"We continue to invest, we’re not one of those companies that deinvest. It is important for us to be recognized as a Russian manufacturer and partner that continues to expand its supply network. The Russian railway network still remains the most extensive in the world and it requires new solutions," he declared.
Dr. Frank Schauff, director of the Association of European Business, also remarked that the current attitudes among the German businesses in Russia have significantly improved compared during the last six months.
"Most of the businessmen expect a positive dynamic during the second half of the year. This forum is very important for us due to a high concentration of business representatives," he explained.
Harald Schwager, member of the BASF board of directors, was also quite optimistic regarding his company’s prospects in Russia.
"During the recent years there was a significant agricultural boom which in turn increases our own chances at booming. And Russia, with its vast swathes of fertile soil, is a very lucrative prospect for us," he said.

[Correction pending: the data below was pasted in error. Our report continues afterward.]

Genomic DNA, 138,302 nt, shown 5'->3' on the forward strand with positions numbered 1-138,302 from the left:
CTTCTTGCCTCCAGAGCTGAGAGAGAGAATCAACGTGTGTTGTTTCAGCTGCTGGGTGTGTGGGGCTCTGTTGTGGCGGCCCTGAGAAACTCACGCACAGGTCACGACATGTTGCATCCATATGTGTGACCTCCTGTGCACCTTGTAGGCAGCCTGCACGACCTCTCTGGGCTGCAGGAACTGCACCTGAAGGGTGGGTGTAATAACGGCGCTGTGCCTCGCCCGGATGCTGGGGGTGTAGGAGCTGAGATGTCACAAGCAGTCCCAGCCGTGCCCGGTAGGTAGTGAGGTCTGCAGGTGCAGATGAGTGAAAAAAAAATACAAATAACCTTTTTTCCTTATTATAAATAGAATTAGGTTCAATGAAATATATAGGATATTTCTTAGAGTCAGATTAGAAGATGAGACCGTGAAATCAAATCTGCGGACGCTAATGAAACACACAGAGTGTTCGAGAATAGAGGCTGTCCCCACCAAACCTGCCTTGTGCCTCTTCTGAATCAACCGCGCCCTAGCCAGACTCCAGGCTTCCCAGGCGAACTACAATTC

German political scientist Alexander Rahr also pointed out that the anti-Russian sanctions are becoming a growing concern for the European business circles, and that the European politicians are no longer able to ignore the pressure to do away with these punitive measures.
"Europeans should get together and finally determine which principles exactly the sanctions policy is based upon. We need to return to ‘realpolitik.’ The voice of reason is gradually becoming more and more prevalent in the relations between Russia and the EU," Rahr said.
The St. Petersburg International Economic Forum (SPIEF) is an annual event that invariably draws the attention of major companies across the world. This year the forum was attended by a number of prominent dignitaries, including European Commission President Jean-Claude Juncker, Italian Prime Minister Matteo Renzi and a host of executives from the world's leading companies.